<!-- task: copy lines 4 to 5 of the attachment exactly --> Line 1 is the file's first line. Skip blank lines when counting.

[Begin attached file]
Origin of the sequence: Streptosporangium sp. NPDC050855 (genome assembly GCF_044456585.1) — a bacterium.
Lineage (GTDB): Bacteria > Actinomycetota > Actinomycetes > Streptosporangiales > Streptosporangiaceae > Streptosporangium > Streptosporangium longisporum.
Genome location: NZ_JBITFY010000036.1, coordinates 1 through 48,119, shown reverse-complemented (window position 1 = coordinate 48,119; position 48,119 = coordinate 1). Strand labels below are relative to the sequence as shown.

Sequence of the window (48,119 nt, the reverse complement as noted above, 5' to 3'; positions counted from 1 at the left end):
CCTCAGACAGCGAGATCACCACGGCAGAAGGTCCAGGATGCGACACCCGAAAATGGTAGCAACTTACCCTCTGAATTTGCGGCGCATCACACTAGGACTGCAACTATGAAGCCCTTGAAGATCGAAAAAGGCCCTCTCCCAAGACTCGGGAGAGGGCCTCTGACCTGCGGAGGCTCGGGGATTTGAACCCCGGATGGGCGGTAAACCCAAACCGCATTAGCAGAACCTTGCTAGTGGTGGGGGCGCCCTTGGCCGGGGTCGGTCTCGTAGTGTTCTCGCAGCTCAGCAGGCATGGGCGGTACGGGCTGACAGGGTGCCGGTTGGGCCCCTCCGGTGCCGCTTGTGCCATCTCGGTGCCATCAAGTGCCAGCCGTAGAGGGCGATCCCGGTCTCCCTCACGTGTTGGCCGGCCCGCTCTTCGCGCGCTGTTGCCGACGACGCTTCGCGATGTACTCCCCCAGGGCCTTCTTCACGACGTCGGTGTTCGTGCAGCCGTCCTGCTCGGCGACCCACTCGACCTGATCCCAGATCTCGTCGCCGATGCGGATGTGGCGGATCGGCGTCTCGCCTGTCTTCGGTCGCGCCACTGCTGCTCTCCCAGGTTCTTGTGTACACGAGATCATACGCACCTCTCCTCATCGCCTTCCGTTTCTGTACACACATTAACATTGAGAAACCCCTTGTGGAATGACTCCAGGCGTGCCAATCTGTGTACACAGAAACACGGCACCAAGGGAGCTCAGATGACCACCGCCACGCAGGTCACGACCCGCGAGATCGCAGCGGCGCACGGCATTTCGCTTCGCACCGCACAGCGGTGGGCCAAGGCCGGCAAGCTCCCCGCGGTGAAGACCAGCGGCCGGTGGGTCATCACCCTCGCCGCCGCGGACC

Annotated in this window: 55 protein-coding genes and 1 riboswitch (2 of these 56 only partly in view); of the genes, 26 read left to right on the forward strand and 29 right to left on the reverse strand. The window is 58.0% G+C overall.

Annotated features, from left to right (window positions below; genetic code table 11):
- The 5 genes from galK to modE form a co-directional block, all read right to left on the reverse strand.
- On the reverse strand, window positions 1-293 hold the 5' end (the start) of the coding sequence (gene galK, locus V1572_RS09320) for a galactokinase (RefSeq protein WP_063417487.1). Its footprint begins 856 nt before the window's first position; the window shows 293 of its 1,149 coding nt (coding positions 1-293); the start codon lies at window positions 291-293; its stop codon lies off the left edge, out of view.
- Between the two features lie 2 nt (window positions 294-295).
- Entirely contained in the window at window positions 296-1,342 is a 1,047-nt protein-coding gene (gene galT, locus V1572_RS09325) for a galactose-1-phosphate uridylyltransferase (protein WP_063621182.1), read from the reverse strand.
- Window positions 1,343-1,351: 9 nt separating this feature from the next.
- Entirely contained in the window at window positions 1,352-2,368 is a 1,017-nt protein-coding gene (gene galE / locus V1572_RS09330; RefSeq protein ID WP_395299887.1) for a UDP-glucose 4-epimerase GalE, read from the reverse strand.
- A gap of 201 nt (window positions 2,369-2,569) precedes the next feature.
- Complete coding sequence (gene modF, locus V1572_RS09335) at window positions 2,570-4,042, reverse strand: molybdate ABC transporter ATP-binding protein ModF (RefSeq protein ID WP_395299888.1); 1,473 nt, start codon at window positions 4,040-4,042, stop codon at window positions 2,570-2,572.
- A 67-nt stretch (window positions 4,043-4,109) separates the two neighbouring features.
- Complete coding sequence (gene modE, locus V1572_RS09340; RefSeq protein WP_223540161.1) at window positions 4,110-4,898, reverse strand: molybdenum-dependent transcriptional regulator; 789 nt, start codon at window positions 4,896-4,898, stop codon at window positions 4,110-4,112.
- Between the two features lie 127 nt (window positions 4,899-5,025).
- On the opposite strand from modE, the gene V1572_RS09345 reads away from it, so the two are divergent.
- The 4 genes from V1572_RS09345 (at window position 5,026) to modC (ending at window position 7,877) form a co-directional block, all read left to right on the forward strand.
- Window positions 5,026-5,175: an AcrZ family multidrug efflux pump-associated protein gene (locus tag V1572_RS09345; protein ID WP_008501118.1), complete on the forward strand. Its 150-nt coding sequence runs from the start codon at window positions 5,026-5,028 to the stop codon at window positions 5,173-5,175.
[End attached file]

Sequence of the window (48,119 nt, the reverse complement as noted above, 5' to 3'; positions counted from 1 at the left end):
CCTCAGACAGCGAGATCACCACGGCAGAAGGTCCAGGATGCGACACCCGAAAATGGTAGCAACTTACCCTCTGAATTTGCGGCGCATCACACTAGGACTGCAACTATGAAGCCCTTGAAGATCGAAAAAGGCCCTCTCCCAAGACTCGGGAGAGGGCCTCTGACCTGCGGAGGCTCGGGGATTTGAACCCCGGATGGGCGGTAAACCCAAACCGCATTAGCAGAACCTTGCTAGTGGTGGGGGCGCCCTTGGCCGGGGTCGGTCTCGTAGTGTTCTCGCAGCTCAGCAGGCATGGGCGGTACGGGCTGACAGGGTGCCGGTTGGGCCCCTCCGGTGCCGCTTGTGCCATCTCGGTGCCATCAAGTGCCAGCCGTAGAGGGCGATCCCGGTCTCCCTCACGTGTTGGCCGGCCCGCTCTTCGCGCGCTGTTGCCGACGACGCTTCGCGATGTACTCCCCCAGGGCCTTCTTCACGACGTCGGTGTTCGTGCAGCCGTCCTGCTCGGCGACCCACTCGACCTGATCCCAGATCTCGTCGCCGATGCGGATGTGGCGGATCGGCGTCTCGCCTGTCTTCGGTCGCGCCACTGCTGCTCTCCCAGGTTCTTGTGTACACGAGATCATACGCACCTCTCCTCATCGCCTTCCGTTTCTGTACACACATTAACATTGAGAAACCCCTTGTGGAATGACTCCAGGCGTGCCAATCTGTGTACACAGAAACACGGCACCAAGGGAGCTCAGATGACCACCGCCACGCAGGTCACGACCCGCGAGATCGCAGCGGCGCACGGCATTTCGCTTCGCACCGCACAGCGGTGGGCCAAGGCCGGCAAGCTCCCCGCGGTGAAGACCAGCGGCCGGTGGGTCATCACCCTCGCCGCCGCGGACC